It’s only been a couple of days since I last boke, but I have just 20 recipes left so I feel like I can see the finish line and it’s given me hope.
I may continue to blog about different recipes I try here and there, but there won’t be the same pressure (that I’ve fabricated for myself).
In typical fashion with this British bakebook, there’s a recipe from a country outside Britain.
The description says:
“Here’s a colourful twist on an old Italian favourite. It’s substantial enough for a main dish for four people with bread and salad, or as a side dish to accompany grilled chicken pieces or chops. Vegetarian mozzarella and Parmesan cheese are available.”
I’m not entirely sure what “vegetarian mozzarella” is. I kind of assume they mean vegan, but I’m happy to be mistaken. Whatever the case, I’ll stick with the dairy-filled goodness. Unlike the last recipe I did, I actually checked the ingredients list before I went to the store.
I trimmed the ends of a single aubergine since I didn’t want to serve four to six (I just wanted to serve one with maybe a chance of leftovers). And then peeled four wide strips. The recipe says to “peel down the length of each aubergine—north, south, east and west” which I thought was an interesting way to describe it. Then I cut it in half lengthways.
After I did that, I poured olive oil into a little ramekin and added minced garlic, dried parsley and dried thyme without doing any measuring.
When I cook, I don’t feel the same need to use precise measurements as when I bake. That may or may not be wise, but it’s how I do it.
I brushed the aubergine, covered it in foil and put it in the oven.
Also I have to say, my estimated measurements actually turned out pretty well. I had just enough herby, garlicky oil to cover both pieces.
At this point I was supposed to start making the sauce, but I didn’t. I turned on my TV instead. And then I remembered I was supposed to be making the sauce, so I got up to do that.
I was supposed to cook chopped red onion for about 10 minutes but I don’t really like onion, so I skipped that step and went right to cooking up red pepper chunks and garlic.
Then I added the canned chopped tomatoes and a touch of onion salt because that doesn’t bother me so much.
While that was simmering and thickening, I got started on the bread crumbs.
The recipe calls for “crustless, slightly stale bread, cut into cubes” and I did none of that.
Instead, while the aubergine was cooking, I threw four slices of frozen gluten-free bread onto the oven rack, then took them out and broke them into pieces in a food processor and let it do most of the work. (I also managed to slightly burn my fingertips trying to break up fresh-out-of-the-oven toast by hand.)
Then I dumped that into a bowl, adding the parmesan, pine nuts, olive oil and pepper.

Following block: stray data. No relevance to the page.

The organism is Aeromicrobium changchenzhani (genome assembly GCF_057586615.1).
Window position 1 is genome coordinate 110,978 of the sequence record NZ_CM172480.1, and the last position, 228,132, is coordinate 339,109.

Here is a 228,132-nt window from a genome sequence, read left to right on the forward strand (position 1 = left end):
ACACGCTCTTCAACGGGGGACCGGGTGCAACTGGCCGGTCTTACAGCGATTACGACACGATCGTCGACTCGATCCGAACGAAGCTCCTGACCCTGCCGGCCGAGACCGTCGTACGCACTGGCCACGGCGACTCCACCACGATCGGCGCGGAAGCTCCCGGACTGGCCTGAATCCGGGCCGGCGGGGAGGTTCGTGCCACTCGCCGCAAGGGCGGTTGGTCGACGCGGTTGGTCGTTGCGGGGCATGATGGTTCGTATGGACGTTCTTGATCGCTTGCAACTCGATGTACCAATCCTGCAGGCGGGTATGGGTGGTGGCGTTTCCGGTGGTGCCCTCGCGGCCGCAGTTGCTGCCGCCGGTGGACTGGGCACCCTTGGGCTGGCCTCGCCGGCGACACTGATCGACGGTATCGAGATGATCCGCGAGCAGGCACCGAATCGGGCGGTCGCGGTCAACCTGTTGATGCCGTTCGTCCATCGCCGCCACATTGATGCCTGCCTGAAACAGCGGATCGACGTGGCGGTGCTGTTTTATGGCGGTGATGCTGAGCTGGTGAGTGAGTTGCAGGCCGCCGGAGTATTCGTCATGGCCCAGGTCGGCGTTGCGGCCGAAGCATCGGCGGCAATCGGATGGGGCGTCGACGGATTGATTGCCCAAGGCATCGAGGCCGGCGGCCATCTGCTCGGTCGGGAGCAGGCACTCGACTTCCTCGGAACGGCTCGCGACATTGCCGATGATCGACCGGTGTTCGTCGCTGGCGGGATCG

At some point, I took out the aubergines because they were soft.
Then I checked the sauce, which wasn’t thick enough and needed to simmer uncovered until it was.
It wasn’t quite thick enough, but I was tired of waiting so I started assembling.
First I poured a third of the sauce into the bottom of my baking dish and realized I could have used a smaller baking dish. Then I placed the aubergines on top. The recipe wasn’t totally clear, but I kind of feel like I should’ve chopped the aubergine smaller.
Then I poured the rest of the sauce on top and placed strips of mozzarella on the sauce. The recipe calls for fresh mozzarella but in the store I couldn’t actually find fresh mozzarella so I found just fancy mozzarella (e.g., not a block of Kraft).
Then I dumped the topping on top of that and put it in the oven.
The recipe says to bake for 30-40 minutes until golden and bubbling, but I wonder how this will be affected by much smaller portions and the wrong size baking dish.
Also I decided I needed some protein with it, so I’m also cooking up some chicken with thyme and parsley and calling it “Italian chicken.”
I think it’s done. It smells done. It looks pretty dark. And I see both bubbles and a charred edge of the sauce (which will be fun to scrub out later).
It was pretty good! The flavours were tasty and who doesn’t love chunks of melted cheese?
To be honest, though, I don’t fully understand the purpose of the aubergine. All of the flavour came from the breadcrumbs, garlic, peppers, tomatoes, herbs, garlic and of course the cheese. The aubergine was merely the vehicle for all the flavour.
Also I’ve gotten through this entire post without once talking about how an aubergine is in fact an eggplant and we don’t really call them aubergines here in Canada, but it’s my firm opinion that we should.
It’s just a better word.
19 recipes left, folks!